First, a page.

at the will of the grantor; if uncertain, then let him proceed as in the case of the  precarium mentioned above.1
 A gift is not valid unless livery follows, for the thing given is transferred neither  by homage nor the drawing of charters and instruments, even though they be  read aloud in public, [nor by feigned livery, where [the donor] withdraws corpore  but retains possession animo, intending that the thing given remain with him  rather than pass to the donee, [so] doing one thing while pretending to do another,]2  but only when the donor has given full seisin to the donee, [by his own hand, if  he is present, or if absent, by a procurator and letters, provided the charter of  gift and the letters of procuration are read3 in public before neighbours specially  called together for the purpose,] and (if he is present at the livery) withdrawn from  possession corpore and animo,4 with no expectation or intention of returning [as  lord,] and when the donee stands forth in vacant possession corpore and animo with  the intention of retaining possession, so that5 one ceases and the other begins to  possess, for the donor never ceases to possess until the donee is fully in seisin,6  nor will seisin lie vacant during the interim.7
What livery is.
 We must first see what livery is. It is the transfer of a corporeal thing, one's own  or another's, from one person to a second; a voluntary transference from one's own  hand or another's, as that of a procurator, provided the transfer has his lord's  consent, into that of [the donee]. In one sense, livery is nothing other than an  induction into possession. 8Of a corporeal thing, it is said, because an incorporeal  thing does not admit of livery, as the right itself which inheres in a thing or a body,  because [rights] cannot be possessed, only quasi-possessed. They therefore do not  admit of livery, only of quasi-livery, nor are they acquired or retained except by  acquiescence and use.9 Of one's own property or another's, it is said, because it  makes [no] difference who makes livery.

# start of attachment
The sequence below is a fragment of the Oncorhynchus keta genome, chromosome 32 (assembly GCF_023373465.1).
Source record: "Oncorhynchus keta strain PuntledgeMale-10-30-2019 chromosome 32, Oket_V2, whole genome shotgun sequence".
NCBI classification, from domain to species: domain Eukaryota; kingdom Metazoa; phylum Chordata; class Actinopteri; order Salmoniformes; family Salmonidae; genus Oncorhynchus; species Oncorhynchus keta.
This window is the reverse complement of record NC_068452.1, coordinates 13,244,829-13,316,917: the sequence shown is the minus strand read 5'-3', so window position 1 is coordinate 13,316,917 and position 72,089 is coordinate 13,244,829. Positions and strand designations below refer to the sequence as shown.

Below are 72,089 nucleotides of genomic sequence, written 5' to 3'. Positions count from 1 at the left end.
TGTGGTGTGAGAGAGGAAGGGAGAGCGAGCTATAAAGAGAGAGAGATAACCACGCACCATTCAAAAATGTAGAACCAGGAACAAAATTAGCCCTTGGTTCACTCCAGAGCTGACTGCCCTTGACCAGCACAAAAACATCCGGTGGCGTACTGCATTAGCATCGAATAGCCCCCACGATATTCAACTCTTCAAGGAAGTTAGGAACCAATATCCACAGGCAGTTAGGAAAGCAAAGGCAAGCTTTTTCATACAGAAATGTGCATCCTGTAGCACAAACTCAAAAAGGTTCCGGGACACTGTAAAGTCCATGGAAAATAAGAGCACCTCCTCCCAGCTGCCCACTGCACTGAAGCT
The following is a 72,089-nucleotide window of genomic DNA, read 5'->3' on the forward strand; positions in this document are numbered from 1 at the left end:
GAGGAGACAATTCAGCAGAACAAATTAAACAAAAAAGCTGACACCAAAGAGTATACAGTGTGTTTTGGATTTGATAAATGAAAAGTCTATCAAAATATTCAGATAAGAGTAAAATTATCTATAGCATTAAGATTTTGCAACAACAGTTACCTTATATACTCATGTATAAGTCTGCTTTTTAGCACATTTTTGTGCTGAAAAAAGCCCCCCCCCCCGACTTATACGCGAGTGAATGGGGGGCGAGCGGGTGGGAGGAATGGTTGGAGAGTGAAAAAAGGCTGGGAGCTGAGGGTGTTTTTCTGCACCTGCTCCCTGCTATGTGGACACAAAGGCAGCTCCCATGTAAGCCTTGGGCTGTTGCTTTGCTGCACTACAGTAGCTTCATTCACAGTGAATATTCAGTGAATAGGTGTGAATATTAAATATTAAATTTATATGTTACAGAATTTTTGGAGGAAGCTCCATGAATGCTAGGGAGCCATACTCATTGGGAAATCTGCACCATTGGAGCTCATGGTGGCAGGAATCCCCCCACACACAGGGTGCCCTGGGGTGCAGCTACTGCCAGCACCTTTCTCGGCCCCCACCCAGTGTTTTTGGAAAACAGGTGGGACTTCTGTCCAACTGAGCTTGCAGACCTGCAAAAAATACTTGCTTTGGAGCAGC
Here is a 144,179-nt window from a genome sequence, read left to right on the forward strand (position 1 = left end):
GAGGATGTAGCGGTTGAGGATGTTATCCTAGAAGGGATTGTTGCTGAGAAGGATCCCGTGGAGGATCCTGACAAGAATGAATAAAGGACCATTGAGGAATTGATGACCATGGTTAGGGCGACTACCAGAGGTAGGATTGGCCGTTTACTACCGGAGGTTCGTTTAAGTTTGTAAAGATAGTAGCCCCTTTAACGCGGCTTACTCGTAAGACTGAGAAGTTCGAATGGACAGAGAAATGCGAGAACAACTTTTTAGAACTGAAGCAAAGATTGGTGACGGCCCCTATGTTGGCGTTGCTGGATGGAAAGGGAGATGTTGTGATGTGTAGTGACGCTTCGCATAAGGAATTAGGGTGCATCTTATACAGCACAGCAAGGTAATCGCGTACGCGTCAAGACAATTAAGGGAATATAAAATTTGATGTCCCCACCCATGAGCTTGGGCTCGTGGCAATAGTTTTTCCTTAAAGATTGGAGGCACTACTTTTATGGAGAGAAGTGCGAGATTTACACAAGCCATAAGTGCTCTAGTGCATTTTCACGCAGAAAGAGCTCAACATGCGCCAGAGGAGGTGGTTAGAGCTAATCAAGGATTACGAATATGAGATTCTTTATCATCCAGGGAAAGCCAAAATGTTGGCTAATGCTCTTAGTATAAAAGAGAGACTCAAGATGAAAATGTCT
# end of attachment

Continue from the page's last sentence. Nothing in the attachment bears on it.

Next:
Who may make livery.
 It is clear that everyone [may do so], whether he is owner or non-owner.10 If it is  made by the true owner, however, the donee begins at once and without delay to  have a free tenement, because of the conjunction of right and seisin and the mutual  consent of both parties,11[and it suffices that he once consented either at the time of  the livery or after it]12 and 13because things which are made ours by livery